It’s so clear in the freezer,

the sky deeper.

Steam rises from the falls,

turns grass stems to prayer flags

and trees into wedding gowns.

The windows of the big house

shine gold while

Thomas Payne’s excellent bridge

burns like a biscuit

against moors of palest pink. 


Crystal deep,

the sparkling deer

join with cosy sheep

in a warm circuit of silage,

fermenting an uneasy friendship,

a cloven harmony of hunger.

Flashing red, a woodpecker picks

at frozen bark

while titmice forage

out of habit more than hope.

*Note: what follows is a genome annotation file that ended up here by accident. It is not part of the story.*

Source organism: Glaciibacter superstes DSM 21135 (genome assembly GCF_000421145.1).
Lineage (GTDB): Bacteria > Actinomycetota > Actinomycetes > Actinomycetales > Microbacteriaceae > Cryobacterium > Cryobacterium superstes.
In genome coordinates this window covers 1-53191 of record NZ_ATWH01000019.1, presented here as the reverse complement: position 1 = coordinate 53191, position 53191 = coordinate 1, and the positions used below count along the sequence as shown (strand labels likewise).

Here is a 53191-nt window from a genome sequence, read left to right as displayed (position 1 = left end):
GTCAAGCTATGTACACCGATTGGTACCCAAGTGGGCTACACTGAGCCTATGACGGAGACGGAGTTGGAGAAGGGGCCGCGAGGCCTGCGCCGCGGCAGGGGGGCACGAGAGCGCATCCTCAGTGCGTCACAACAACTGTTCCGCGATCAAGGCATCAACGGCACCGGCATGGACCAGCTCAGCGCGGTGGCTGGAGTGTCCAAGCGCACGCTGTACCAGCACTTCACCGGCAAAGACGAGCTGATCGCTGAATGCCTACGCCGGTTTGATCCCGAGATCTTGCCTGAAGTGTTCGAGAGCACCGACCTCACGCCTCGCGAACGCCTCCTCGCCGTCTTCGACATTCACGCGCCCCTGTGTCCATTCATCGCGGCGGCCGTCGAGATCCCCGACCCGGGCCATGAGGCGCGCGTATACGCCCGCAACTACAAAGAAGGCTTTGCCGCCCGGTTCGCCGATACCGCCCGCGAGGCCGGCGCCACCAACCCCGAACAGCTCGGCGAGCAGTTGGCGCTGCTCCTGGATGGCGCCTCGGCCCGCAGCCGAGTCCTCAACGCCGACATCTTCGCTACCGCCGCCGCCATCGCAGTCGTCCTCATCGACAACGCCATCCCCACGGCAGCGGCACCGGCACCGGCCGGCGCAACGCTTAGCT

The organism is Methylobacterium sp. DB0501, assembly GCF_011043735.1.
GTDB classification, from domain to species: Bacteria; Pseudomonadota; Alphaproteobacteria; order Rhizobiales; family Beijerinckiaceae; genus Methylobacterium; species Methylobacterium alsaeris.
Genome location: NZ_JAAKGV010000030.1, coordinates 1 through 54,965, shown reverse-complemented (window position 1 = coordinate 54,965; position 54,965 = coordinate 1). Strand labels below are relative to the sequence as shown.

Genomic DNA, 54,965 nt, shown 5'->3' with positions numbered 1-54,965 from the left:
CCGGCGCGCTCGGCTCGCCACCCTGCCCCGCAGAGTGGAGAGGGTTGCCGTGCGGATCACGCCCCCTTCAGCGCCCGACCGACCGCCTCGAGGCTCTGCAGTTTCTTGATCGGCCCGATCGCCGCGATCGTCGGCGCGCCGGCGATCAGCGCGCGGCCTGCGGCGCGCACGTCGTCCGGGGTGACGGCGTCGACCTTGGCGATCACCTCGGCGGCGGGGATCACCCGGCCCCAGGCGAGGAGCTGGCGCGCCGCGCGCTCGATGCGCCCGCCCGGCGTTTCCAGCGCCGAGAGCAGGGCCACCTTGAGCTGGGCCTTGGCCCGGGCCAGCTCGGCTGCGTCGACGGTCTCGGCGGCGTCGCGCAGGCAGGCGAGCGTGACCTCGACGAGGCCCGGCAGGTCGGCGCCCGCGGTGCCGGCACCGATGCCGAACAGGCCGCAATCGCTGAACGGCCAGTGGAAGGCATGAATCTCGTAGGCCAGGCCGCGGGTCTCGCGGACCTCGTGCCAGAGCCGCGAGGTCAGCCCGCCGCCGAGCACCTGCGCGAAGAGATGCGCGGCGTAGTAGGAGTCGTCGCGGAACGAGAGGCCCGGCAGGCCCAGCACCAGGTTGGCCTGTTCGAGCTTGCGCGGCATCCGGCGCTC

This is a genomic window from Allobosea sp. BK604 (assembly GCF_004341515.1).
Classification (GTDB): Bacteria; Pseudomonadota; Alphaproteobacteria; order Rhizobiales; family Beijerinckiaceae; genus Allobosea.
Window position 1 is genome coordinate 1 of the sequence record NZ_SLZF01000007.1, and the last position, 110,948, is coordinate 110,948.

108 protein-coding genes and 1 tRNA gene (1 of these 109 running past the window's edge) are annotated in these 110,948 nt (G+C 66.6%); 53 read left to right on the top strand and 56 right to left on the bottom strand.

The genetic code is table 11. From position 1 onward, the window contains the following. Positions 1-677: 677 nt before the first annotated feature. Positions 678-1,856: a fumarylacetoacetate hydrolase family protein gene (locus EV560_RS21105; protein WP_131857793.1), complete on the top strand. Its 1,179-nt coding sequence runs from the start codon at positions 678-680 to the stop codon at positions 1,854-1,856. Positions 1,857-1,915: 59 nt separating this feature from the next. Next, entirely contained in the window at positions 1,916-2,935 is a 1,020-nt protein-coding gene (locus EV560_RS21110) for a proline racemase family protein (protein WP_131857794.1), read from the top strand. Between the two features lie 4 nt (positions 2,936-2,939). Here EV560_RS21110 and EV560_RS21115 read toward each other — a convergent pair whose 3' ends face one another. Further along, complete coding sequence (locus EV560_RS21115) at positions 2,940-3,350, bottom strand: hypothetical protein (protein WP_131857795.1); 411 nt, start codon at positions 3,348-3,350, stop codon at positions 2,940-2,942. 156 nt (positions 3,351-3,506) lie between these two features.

Spying a discarded raft, I climb aboard

and launch myself down the slope until,

disgorged in a tumble of laughter,

I get the drift, use my hands

like rockets on a space module,

gain stability but no direction. 

A stranger watches by the cattle grid,

‘I’ve only come for my grandson.’

I smile like a sheep in silage

and resolve to buy a sledge.